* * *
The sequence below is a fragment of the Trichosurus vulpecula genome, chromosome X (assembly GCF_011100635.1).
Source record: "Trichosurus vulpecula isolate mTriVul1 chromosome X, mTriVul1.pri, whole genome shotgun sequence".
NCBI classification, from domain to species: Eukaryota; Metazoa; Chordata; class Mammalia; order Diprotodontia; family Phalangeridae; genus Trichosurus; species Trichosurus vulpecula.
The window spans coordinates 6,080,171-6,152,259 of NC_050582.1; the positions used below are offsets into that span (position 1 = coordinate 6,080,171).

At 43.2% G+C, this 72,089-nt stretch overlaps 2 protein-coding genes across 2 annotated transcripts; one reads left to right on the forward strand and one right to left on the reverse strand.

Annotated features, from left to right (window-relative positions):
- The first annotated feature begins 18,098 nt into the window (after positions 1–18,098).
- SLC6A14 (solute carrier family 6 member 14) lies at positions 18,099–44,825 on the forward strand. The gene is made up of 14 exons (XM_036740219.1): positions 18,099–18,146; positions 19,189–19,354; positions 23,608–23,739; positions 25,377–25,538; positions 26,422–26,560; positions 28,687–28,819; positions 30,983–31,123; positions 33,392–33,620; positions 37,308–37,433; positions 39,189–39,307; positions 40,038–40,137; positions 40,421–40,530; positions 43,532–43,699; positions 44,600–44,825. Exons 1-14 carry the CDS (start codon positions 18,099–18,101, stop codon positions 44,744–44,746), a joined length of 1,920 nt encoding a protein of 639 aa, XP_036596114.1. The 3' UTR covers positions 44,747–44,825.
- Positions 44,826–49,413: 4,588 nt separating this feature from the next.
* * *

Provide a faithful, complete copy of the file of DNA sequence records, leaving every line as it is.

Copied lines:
The sequence below is a fragment of the Trichosurus vulpecula genome, chromosome X (assembly GCF_011100635.1).
Source record: "Trichosurus vulpecula isolate mTriVul1 chromosome X, mTriVul1.pri, whole genome shotgun sequence".
NCBI classification, from domain to species: Eukaryota; Metazoa; Chordata; class Mammalia; order Diprotodontia; family Phalangeridae; genus Trichosurus; species Trichosurus vulpecula.
The window spans coordinates 6,080,171-6,152,259 of NC_050582.1; the positions used below are offsets into that span (position 1 = coordinate 6,080,171).

At 43.2% G+C, this 72,089-nt stretch overlaps 2 protein-coding genes across 2 annotated transcripts; one reads left to right on the forward strand and one right to left on the reverse strand.

Annotated features, from left to right (window-relative positions):
- The first annotated feature begins 18,098 nt into the window (after positions 1–18,098).
- SLC6A14 (solute carrier family 6 member 14) lies at positions 18,099–44,825 on the forward strand. The gene is made up of 14 exons (XM_036740219.1): positions 18,099–18,146; positions 19,189–19,354; positions 23,608–23,739; positions 25,377–25,538; positions 26,422–26,560; positions 28,687–28,819; positions 30,983–31,123; positions 33,392–33,620; positions 37,308–37,433; positions 39,189–39,307; positions 40,038–40,137; positions 40,421–40,530; positions 43,532–43,699; positions 44,600–44,825. Exons 1-14 carry the CDS (start codon positions 18,099–18,101, stop codon positions 44,744–44,746), a joined length of 1,920 nt encoding a protein of 639 aa, XP_036596114.1. The 3' UTR covers positions 44,747–44,825.
- Positions 44,826–49,413: 4,588 nt separating this feature from the next.